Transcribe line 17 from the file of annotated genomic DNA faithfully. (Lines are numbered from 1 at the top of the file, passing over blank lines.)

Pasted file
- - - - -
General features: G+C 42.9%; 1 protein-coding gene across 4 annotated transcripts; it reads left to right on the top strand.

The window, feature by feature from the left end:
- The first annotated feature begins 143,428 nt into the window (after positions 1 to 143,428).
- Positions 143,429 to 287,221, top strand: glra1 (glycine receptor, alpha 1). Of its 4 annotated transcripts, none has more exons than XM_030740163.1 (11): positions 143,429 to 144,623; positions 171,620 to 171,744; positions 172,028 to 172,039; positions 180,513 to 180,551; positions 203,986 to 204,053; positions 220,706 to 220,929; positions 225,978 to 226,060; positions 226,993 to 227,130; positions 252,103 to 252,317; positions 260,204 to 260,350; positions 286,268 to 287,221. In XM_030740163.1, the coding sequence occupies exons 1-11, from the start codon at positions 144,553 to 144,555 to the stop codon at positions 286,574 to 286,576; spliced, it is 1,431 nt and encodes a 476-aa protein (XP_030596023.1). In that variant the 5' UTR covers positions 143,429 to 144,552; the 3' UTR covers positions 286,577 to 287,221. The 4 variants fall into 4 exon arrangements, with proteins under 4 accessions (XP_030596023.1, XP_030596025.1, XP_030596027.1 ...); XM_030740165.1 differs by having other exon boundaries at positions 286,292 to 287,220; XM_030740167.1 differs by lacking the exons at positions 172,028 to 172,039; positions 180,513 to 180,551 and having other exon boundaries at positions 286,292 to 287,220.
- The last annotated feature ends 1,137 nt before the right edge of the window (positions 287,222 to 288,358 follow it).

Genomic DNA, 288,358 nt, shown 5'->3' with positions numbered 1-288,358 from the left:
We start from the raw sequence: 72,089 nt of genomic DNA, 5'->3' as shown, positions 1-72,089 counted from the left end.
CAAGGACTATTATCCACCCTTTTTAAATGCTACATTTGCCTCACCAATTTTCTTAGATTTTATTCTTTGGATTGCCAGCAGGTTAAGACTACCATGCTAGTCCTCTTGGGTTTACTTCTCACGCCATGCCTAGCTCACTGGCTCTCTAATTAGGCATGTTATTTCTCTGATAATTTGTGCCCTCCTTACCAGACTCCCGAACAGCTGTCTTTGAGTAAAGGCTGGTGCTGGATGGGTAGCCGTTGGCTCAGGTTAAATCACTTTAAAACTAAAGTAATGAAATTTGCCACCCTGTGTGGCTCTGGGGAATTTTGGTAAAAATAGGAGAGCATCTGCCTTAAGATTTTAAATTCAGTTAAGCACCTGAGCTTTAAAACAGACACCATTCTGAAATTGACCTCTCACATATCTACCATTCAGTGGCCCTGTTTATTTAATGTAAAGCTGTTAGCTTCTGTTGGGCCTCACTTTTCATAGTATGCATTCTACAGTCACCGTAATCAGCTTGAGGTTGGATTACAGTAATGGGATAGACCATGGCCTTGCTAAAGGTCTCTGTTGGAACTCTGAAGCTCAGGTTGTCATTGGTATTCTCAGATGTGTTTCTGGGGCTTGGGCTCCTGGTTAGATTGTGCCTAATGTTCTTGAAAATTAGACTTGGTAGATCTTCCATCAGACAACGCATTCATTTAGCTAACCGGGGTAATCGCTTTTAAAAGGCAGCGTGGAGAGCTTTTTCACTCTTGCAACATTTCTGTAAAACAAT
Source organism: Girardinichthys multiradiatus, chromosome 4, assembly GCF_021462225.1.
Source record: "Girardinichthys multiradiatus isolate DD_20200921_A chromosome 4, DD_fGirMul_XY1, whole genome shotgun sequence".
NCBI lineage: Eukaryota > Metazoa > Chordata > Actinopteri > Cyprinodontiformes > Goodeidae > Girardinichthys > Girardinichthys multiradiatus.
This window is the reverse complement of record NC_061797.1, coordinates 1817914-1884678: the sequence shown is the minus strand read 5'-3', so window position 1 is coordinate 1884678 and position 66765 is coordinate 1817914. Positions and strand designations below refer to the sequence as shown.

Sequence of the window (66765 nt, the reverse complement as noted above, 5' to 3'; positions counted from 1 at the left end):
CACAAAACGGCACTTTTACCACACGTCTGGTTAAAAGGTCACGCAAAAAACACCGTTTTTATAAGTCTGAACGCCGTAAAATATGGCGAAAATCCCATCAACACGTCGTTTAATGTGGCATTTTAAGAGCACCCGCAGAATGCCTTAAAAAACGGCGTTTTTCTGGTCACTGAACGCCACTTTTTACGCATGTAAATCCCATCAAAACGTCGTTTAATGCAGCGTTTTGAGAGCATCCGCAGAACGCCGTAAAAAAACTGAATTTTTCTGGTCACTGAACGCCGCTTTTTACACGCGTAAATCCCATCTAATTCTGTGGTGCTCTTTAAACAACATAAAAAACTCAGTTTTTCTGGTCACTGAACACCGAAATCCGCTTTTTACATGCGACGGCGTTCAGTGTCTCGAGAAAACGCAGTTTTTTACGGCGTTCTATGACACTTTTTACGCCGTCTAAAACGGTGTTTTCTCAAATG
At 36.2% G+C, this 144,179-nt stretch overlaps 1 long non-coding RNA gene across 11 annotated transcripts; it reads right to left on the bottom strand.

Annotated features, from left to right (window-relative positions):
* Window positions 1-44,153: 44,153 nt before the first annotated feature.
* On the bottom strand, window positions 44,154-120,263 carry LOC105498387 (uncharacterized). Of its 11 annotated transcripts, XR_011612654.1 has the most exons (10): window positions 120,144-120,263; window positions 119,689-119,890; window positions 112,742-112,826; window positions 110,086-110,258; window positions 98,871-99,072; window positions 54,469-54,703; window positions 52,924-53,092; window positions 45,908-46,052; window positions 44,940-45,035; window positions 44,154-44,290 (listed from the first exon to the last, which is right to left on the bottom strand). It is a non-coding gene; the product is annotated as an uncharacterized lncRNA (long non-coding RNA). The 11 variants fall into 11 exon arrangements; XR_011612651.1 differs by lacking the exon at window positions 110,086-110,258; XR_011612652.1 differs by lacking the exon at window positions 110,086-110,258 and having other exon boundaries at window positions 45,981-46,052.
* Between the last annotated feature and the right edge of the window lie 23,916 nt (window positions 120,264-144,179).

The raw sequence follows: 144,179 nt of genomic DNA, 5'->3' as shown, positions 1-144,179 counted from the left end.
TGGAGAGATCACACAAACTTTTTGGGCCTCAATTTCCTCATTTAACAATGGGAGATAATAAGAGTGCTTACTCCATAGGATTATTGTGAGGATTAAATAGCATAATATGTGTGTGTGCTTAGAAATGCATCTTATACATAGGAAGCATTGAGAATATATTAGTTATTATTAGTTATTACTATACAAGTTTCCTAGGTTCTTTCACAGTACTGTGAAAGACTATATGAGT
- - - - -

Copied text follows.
* Window positions 1-44,153: 44,153 nt before the first annotated feature.